There's one thing about
owning a store that sells any kind of
food. You have to always be on the
alert for unwanted visitors, especially
of the rodent kind. I've considered
myself lucky in that I haven't had a big
problem with rodentia. Any problems
are quickly dealt with.
However, I was busy sweeping
the floor recently in the Walnut Creek
store when I thought I saw something
scurry past one of the bird seed bags.
Must be my imagination, I thought.
I turned back around to continue
sweeping and suddenly froze. Oh, dear
Lord, there it was. A rat was sitting in
the middle of the dang floor. I slowly
raised my broom to about shoulder
height and crept forward. "Whoa, whoa,
whoa!" the rat shouted holding out two
paws. "What do you think you're doing
with that thing? Let's just calm down
and discuss this for a second. "Discuss?"
I said incredulously. "There's nothing to
"discuss". And, just so you know, there's
no way this can end well."
"What do you mean?" he said.
"I can be of great service to you here."
"How could you
be of service?"
I asked. "Well, for one thing, I'm a
gourmet chef," he said, leaning against
the door with one paw on his hip and
checking his nails with the other. "You
know that lasagna you had for lunch
the other day?" "Yes," I said. "It was
someone's leftover lunch in the fridge.
It was fantastic. In fact, it was the best
lasagna I've ever had. What about it?"
"That was my special recipe," he said.
"You made that?" I said. That's not
possible, I thought to myself. We don't
even have an oven. "Oh, I did, indeed,"
he said arrogantly. "In the microwave,
Now this required more thought.
I love lasagna. "So, are you like that
rat in the movie...Ratatouille? The one
that hid in the chef's hat and learned
to cook?" I wondered. "Oh, heavens,
no," he chuckled. "I'm a much better
chef than that rodent." "Then, where
did you come from?" I asked. "And," I
added, gulping hard. "Are you...alone?"
"You remember the restaurant across
the way that closed?" he asked. "The
building is currently under construction.
I was forced to flee and, well, ended up
here," he said looking around. "I think
I'm in heaven."
"No," I said quickly. "There's no
heaven here. Besides, it's not safe. The
Broadway Plaza Shopping Center hired
a falconer. She brings a hawk to cruise
the area and scare away the pigeons."
"Oh, I know," the rat said, unconcerned.
"Believe me, the local rodent population
is totally aware of that hawk. It's only
interested in the pigeons. You know
what we call pigeons? Rats with wings,"
he said, his little brown shoulders
shaking with laughter.
"By the way, what's your
name?" I asked out of curiosity. "Joe
Ramsay XXIV," he said. "Joe Ramsay,
the twenty fourth?" I said. "Wow, you
come from a long line of rats! How
many years does your family history go
back?" "Since last week," he said. "Oh,"
I said, getting a little concerned.
"Then, you probably have loads
of relatives," I said. "Yes," he said.
"Unfortunately, most of us are lucky
to live a year in the wild." "Sorry to
hear that," I said, looking away quickly.
"We've got lots of predators, such as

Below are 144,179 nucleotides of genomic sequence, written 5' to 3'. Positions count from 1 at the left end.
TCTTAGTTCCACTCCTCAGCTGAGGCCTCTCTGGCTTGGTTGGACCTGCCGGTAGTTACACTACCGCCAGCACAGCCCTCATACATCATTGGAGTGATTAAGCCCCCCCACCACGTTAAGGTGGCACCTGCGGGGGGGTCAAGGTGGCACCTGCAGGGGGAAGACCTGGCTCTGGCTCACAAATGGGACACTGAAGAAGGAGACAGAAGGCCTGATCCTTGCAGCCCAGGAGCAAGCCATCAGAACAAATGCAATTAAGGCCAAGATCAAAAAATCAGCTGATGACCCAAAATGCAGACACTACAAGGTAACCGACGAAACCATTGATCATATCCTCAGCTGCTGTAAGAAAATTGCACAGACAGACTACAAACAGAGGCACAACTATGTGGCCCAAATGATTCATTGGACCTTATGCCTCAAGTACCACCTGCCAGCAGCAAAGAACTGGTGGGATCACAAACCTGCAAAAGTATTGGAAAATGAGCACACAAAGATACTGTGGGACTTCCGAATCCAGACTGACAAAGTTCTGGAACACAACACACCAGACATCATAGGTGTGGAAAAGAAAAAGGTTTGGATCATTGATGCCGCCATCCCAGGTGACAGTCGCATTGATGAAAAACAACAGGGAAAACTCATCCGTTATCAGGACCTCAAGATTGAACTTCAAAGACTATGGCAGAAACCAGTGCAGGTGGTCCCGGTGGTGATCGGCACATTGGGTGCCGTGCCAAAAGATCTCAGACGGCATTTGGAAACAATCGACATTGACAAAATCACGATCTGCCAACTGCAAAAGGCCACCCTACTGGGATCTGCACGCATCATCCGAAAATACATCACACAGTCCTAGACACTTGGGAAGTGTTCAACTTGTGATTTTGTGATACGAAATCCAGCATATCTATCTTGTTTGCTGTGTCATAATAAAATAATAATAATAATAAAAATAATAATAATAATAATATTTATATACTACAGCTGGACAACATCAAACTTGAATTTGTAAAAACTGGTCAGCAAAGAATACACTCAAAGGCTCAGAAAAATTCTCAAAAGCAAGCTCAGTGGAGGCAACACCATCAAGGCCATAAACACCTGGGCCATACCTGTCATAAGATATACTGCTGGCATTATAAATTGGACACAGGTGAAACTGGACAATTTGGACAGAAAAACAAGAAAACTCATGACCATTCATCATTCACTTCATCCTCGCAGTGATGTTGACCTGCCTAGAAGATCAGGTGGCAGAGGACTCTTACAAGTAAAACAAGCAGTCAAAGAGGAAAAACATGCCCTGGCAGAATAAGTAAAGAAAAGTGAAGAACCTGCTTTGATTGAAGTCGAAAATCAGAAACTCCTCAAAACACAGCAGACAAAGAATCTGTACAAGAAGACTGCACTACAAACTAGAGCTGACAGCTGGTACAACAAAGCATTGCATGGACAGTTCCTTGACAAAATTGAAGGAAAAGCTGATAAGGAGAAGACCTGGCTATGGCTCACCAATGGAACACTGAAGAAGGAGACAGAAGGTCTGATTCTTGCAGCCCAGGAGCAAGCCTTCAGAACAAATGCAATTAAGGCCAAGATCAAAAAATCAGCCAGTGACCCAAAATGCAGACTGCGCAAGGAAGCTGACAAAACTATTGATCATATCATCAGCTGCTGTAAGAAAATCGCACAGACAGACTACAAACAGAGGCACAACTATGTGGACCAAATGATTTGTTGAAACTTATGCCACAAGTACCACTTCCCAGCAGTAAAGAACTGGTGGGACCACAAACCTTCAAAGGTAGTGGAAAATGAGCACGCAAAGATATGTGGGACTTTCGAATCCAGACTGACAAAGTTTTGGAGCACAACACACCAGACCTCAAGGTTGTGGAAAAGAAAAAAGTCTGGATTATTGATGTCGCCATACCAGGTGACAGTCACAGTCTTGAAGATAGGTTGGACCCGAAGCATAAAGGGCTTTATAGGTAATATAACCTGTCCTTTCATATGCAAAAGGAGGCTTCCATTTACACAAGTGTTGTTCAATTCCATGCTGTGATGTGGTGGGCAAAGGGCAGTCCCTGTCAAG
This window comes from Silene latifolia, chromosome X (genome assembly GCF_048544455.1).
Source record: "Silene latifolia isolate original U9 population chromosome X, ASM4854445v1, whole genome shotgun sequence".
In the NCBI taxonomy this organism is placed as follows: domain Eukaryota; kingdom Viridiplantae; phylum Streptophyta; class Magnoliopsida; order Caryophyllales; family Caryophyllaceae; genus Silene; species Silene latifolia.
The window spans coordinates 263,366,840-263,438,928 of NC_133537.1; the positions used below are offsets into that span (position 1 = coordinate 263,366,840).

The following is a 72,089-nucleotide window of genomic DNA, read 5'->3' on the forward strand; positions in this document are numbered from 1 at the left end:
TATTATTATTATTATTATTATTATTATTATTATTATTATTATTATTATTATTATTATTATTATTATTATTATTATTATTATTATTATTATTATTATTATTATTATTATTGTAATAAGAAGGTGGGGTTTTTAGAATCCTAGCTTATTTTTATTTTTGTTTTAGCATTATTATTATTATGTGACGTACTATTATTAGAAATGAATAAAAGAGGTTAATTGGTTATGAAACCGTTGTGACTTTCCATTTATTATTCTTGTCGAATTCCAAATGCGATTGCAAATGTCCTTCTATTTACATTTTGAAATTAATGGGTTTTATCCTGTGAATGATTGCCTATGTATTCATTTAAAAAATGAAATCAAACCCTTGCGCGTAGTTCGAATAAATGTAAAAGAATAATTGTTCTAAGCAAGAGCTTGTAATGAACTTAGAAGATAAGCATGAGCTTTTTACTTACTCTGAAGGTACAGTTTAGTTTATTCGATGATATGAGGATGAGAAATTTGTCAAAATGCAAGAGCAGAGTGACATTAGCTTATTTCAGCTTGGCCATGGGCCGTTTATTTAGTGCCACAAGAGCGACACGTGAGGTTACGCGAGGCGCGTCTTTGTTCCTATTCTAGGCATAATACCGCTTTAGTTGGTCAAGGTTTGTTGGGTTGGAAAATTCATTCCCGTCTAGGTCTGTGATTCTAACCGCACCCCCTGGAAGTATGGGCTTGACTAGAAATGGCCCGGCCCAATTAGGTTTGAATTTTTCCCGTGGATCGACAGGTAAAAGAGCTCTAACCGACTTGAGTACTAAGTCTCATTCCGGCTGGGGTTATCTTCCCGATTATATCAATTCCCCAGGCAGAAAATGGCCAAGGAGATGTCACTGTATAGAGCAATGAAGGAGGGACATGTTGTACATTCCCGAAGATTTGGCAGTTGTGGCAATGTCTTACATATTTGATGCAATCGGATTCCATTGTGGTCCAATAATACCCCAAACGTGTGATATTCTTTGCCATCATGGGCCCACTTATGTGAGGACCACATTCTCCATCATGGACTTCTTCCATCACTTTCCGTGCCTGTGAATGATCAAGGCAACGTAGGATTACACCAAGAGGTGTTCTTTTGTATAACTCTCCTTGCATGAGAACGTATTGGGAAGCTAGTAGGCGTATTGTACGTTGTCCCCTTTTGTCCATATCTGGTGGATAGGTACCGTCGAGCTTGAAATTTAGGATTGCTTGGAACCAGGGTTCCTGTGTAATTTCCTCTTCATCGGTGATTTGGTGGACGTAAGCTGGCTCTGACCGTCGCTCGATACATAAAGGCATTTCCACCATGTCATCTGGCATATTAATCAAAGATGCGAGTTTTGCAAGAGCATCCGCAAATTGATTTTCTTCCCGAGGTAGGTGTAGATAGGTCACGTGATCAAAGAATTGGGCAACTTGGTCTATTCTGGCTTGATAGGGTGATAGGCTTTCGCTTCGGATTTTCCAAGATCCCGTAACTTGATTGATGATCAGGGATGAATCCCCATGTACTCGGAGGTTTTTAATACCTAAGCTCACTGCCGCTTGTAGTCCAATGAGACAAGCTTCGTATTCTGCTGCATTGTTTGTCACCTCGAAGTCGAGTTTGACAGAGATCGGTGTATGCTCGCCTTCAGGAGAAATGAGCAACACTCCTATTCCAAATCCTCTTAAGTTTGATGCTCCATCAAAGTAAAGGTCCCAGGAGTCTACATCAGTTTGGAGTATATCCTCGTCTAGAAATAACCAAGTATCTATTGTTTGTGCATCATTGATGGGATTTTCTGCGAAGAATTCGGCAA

yourself," he said
make up for that
by having large
families and can
have six to nine
young per litter.
We're a highly
and can inhabit
a wide range of
humans. By the
way, we make the
best pets," he said
with a wink. "People
who have kept
rats say that we
only problem is our short life span.
In captivity, we only live about three
"Here's a little rat history," he
said. "There are more than 60 species
of the genus, Rattus. The best known
rat species are the black rat (Rattus
rattus) and the brown rat (Rattus norvegicus), that's me. Our group is
generally known as the Old World rats
or true rats. We originated on the plains
of Asia in what is now northern China
and Mongolia where wild rats still live
in burrows today. We love to travel.
Over the past couple of centuries, we've
traveled on boats to all parts of the
world. We're typically 5 inches long or
longer. The largest species is the Boxavi
woolly rat, which was discovered in
2009 in the rainforest of Papua New
Guinea. It's about the size of a cat,
about 32 inches from nose to tail and
weighs over three pounds! Can you
just imagine?" "Yes," I shuddered. "I
can." "Male rats, such as myself," he
continued, "are called bucks, females
are does and infants are called pups
or kittens. A group of rats is called a
"mischief". Still can't figure out where
that one came from," he said, scratching
his fuzzy brown head.
"We usually stick together in
groups called packs. New packs are
formed when a male and female go
off on their own and nest in an area
that doesn't already contain a pack...
like here, for example," he said looking
"Not here," I said, picking up my
broom and creeping forward. Just then,
a customer opened the door. Joe deftly
stepped outside, smiling. Suddenly,
without warning, a large shadow
appeared out of nowhere. The Broadway
Plaza hawk swooped down and snatched
Joe in his talons. As the hawk flew off
Joe shouted, pointing skyward with his
claw "Don't eat the leftover spaghetti in
the fridge! It's Vinnie's! He's a terrible
cook!" "Vinnie?" I yelled, beginning to
panic. "Who's Vinnie?"
But, it was too late. As I
watched the hawk disappear over the
building with Joe squirming in his talons
I started to feel bad about the rat.
The furry little body, tiny paws, cute
whiskers. And, the lasagna. He was
a great cook and seemed like a good
guy. I think I might even miss the little
Well, not really.
Bless the hawk ~ Joanie and Annie